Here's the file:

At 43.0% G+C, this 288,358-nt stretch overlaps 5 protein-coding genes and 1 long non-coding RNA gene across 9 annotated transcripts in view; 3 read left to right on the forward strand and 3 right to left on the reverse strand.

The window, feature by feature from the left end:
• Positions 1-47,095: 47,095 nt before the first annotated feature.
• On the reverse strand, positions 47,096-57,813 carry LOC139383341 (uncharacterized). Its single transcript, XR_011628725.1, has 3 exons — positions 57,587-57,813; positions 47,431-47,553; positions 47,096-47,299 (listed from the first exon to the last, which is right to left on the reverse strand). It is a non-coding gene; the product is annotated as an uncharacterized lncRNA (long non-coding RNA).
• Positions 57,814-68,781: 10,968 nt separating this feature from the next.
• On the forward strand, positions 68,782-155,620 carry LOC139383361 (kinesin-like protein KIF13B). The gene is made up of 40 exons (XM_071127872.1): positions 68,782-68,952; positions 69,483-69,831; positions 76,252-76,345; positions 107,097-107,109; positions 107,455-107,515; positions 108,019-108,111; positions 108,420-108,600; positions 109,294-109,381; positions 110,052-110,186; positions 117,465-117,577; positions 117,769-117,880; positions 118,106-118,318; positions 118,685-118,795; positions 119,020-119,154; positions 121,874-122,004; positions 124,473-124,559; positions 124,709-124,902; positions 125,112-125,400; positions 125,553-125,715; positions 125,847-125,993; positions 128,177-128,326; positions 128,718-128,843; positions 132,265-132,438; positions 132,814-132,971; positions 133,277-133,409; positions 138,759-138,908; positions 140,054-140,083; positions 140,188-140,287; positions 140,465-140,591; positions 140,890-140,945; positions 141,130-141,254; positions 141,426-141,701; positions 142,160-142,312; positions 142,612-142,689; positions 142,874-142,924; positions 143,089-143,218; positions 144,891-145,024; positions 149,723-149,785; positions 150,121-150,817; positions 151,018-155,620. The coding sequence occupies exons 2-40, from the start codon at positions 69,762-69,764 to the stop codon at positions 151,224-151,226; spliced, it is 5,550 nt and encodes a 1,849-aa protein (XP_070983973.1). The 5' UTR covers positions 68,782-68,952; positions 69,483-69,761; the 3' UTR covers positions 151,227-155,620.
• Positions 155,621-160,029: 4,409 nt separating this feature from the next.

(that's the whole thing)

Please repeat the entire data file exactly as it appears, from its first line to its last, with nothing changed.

At 43.0% G+C, this 288,358-nt stretch overlaps 5 protein-coding genes and 1 long non-coding RNA gene across 9 annotated transcripts in view; 3 read left to right on the forward strand and 3 right to left on the reverse strand.

The window, feature by feature from the left end:
• Positions 1-47,095: 47,095 nt before the first annotated feature.
• On the reverse strand, positions 47,096-57,813 carry LOC139383341 (uncharacterized). Its single transcript, XR_011628725.1, has 3 exons — positions 57,587-57,813; positions 47,431-47,553; positions 47,096-47,299 (listed from the first exon to the last, which is right to left on the reverse strand). It is a non-coding gene; the product is annotated as an uncharacterized lncRNA (long non-coding RNA).
• Positions 57,814-68,781: 10,968 nt separating this feature from the next.
• On the forward strand, positions 68,782-155,620 carry LOC139383361 (kinesin-like protein KIF13B). The gene is made up of 40 exons (XM_071127872.1): positions 68,782-68,952; positions 69,483-69,831; positions 76,252-76,345; positions 107,097-107,109; positions 107,455-107,515; positions 108,019-108,111; positions 108,420-108,600; positions 109,294-109,381; positions 110,052-110,186; positions 117,465-117,577; positions 117,769-117,880; positions 118,106-118,318; positions 118,685-118,795; positions 119,020-119,154; positions 121,874-122,004; positions 124,473-124,559; positions 124,709-124,902; positions 125,112-125,400; positions 125,553-125,715; positions 125,847-125,993; positions 128,177-128,326; positions 128,718-128,843; positions 132,265-132,438; positions 132,814-132,971; positions 133,277-133,409; positions 138,759-138,908; positions 140,054-140,083; positions 140,188-140,287; positions 140,465-140,591; positions 140,890-140,945; positions 141,130-141,254; positions 141,426-141,701; positions 142,160-142,312; positions 142,612-142,689; positions 142,874-142,924; positions 143,089-143,218; positions 144,891-145,024; positions 149,723-149,785; positions 150,121-150,817; positions 151,018-155,620. The coding sequence occupies exons 2-40, from the start codon at positions 69,762-69,764 to the stop codon at positions 151,224-151,226; spliced, it is 5,550 nt and encodes a 1,849-aa protein (XP_070983973.1). The 5' UTR covers positions 68,782-68,952; positions 69,483-69,761; the 3' UTR covers positions 151,227-155,620.
• Positions 155,621-160,029: 4,409 nt separating this feature from the next.